Behold the future: Superconductive graphene

18 Feb 2016

Graphene, widely accepted as a wonder material perfectly positioned to revolutionise technology once we get around to working it all out, has just acquired its first superpower.

Japanese researchers have created what they call ‘superconductive graphene’, which allows for the immensely fast transport of electricity, placing another flag on a field of landmarks that’s growing rapidly.

A team from Tohoku University and the University of Tokyo has developed a way of growing “high-quality” graphene on a silicon carbide crystal (SiC), all by mastering the number of sheets needed.

What’s high quality? Well, electrons in graphene are pretty cool. They form a special state called Dirac-cone, behaving as if they have no mass and, therefore, acting very quickly.

In essence, that means graphene has a very high level of electrical conductivity, offering very little resistance. Very little, yet still some.

A bit cold

However, its superconductive properties have now been discovered, although it’s only achievable at -269oC, which is important for obvious reasons, namely that it’s wildly impractical at the moment.

As part of the researchers’ investigation, the idea of controlling the number of graphene sheets resulted in bilayer graphene, within which the researchers inserted calcium atoms (Ca).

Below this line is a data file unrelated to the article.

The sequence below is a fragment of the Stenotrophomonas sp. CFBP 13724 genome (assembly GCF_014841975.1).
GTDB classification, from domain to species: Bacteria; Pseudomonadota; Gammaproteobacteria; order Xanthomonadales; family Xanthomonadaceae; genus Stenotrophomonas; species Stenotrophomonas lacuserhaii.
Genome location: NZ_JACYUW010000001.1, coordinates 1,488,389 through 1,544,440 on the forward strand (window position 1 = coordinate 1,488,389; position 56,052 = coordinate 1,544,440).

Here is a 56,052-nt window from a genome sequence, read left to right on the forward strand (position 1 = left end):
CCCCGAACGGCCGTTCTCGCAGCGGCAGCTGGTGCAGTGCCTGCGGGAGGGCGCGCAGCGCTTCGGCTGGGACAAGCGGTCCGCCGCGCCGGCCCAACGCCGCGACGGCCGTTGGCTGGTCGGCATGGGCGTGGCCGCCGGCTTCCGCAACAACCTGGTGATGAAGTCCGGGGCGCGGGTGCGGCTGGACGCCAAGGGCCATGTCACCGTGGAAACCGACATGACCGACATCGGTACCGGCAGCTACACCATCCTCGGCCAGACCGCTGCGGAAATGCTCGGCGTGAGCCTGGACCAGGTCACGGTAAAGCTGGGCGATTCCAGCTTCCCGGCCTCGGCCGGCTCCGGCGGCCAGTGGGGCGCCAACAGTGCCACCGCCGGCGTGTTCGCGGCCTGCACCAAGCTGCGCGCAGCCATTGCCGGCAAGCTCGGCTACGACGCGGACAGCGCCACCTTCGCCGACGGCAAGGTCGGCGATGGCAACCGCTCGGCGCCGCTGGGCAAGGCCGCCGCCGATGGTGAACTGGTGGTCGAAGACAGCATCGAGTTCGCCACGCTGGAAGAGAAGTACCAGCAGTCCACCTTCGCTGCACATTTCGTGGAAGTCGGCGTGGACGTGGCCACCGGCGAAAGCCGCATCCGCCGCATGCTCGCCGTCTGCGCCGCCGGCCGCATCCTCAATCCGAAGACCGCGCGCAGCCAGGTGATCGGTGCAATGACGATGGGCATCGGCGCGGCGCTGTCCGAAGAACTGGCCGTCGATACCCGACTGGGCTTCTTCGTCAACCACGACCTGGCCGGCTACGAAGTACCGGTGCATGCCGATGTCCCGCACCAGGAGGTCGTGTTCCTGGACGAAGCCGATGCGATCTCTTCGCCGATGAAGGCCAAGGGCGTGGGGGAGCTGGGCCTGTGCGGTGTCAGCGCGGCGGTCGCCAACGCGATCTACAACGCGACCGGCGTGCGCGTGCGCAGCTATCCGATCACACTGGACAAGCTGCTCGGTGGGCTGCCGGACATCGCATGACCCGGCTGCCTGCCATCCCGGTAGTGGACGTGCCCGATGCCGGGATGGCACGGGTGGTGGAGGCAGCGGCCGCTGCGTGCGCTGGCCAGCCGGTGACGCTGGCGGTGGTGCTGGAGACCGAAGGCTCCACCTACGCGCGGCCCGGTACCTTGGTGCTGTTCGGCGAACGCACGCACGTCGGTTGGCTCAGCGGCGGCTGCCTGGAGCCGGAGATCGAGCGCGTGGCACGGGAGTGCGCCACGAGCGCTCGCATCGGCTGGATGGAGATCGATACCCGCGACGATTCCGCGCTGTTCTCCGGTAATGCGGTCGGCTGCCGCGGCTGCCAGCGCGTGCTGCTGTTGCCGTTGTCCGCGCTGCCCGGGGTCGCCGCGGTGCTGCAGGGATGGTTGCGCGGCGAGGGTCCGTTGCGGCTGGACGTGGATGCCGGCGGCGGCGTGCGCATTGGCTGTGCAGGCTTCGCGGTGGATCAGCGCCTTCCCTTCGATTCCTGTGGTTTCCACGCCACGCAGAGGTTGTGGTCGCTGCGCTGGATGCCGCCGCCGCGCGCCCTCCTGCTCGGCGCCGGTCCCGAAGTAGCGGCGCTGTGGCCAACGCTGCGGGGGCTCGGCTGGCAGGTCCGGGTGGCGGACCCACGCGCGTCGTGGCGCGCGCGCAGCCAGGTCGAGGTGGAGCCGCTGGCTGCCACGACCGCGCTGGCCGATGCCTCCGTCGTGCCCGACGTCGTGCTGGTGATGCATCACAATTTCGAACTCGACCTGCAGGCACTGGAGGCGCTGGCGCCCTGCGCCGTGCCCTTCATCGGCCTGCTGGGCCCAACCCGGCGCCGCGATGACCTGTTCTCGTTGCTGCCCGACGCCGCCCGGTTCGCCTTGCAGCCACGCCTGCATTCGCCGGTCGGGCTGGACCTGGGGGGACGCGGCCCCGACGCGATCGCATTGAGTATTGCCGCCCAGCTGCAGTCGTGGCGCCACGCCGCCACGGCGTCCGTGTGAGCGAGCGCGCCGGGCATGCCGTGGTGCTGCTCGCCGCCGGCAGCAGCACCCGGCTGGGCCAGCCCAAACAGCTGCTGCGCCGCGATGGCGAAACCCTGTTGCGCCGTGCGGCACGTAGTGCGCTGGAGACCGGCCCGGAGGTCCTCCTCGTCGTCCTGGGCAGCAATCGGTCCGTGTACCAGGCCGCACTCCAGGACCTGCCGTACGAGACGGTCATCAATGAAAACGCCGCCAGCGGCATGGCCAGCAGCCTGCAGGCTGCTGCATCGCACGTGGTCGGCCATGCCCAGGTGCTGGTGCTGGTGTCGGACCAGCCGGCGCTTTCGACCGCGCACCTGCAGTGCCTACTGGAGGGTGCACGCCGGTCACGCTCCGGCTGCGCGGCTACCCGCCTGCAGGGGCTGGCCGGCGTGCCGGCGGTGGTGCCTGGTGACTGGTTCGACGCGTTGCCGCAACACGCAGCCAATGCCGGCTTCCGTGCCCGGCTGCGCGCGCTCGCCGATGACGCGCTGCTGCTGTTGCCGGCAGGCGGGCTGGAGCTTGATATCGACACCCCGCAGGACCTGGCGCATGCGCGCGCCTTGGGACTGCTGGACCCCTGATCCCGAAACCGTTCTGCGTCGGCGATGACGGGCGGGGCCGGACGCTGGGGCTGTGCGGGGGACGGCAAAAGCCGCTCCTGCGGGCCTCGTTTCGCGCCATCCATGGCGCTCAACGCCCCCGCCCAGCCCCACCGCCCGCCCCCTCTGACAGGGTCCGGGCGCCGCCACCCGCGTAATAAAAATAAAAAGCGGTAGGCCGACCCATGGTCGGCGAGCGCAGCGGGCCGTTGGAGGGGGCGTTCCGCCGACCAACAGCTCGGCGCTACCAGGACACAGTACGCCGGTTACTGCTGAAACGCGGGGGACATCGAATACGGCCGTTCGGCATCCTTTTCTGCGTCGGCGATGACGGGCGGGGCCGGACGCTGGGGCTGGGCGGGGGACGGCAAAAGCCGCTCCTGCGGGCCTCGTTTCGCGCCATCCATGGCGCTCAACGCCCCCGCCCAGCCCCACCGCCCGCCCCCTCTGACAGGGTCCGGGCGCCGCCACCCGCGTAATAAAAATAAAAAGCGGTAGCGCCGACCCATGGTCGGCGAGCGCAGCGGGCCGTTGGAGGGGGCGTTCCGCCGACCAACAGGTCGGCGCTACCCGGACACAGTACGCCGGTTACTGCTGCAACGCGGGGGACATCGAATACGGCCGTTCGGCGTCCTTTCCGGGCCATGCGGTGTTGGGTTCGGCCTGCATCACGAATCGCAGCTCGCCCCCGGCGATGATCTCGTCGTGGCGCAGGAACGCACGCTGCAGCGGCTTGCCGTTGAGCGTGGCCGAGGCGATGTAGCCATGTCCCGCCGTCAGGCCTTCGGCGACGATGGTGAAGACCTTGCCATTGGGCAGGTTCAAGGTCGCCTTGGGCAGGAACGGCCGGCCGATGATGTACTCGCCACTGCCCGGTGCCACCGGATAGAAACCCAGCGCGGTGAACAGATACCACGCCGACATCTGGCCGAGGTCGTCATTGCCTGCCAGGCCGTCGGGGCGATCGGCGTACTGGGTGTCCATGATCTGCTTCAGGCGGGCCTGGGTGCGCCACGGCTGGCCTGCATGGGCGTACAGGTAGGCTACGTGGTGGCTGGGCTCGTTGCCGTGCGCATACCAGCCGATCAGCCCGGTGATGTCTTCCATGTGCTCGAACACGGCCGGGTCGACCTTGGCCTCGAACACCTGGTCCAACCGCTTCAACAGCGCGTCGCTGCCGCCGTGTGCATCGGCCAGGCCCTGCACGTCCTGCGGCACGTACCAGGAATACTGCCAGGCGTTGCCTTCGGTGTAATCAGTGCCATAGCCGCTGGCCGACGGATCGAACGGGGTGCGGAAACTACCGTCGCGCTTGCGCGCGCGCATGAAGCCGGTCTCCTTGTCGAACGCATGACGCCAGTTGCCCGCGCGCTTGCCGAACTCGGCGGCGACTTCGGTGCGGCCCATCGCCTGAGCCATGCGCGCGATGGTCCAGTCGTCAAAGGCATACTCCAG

This is the crystal structure of Ca-intercalated bilayer graphene fabricated on SiC substrate, via Takashi Takahashi

They checked the electrical conductivity and noticed the lower the temperature the weaker the resistance, specifically when you reach -269oC.

Strangely, neither the genuine bilayer nor lithium-intercalated bilayer shows superconductivity per se, and it’s likely the superconductivity is coming from the electron transfer from Ca atoms to graphene sheets.


The temperature dependence of electrical resistivity of Ca-intercalated bilayer graphene, measured by the micro four-point-probe method. The resistivity shows a rapid decrease at around 4 K and reaches “zero” at 2 K, showing the emergence of superconductivity, via Takashi Takahashi

Ever stronger

So, that’s superconductivity added to a growing portfolio of graphene’s amazing characteristics. For example, late last year, researchers discovered that if you stretch out the wonder material it creates a “powerful, adjustable and sustainable magnetic force”.

You can use it to manipulate and programme sheets to walk and you can produce the wonder substance for a fraction of the cost it used to be.

How? Well, watch this.

Electricity image via Shutterstock

Gordon Hunt was a journalist with Silicon Republic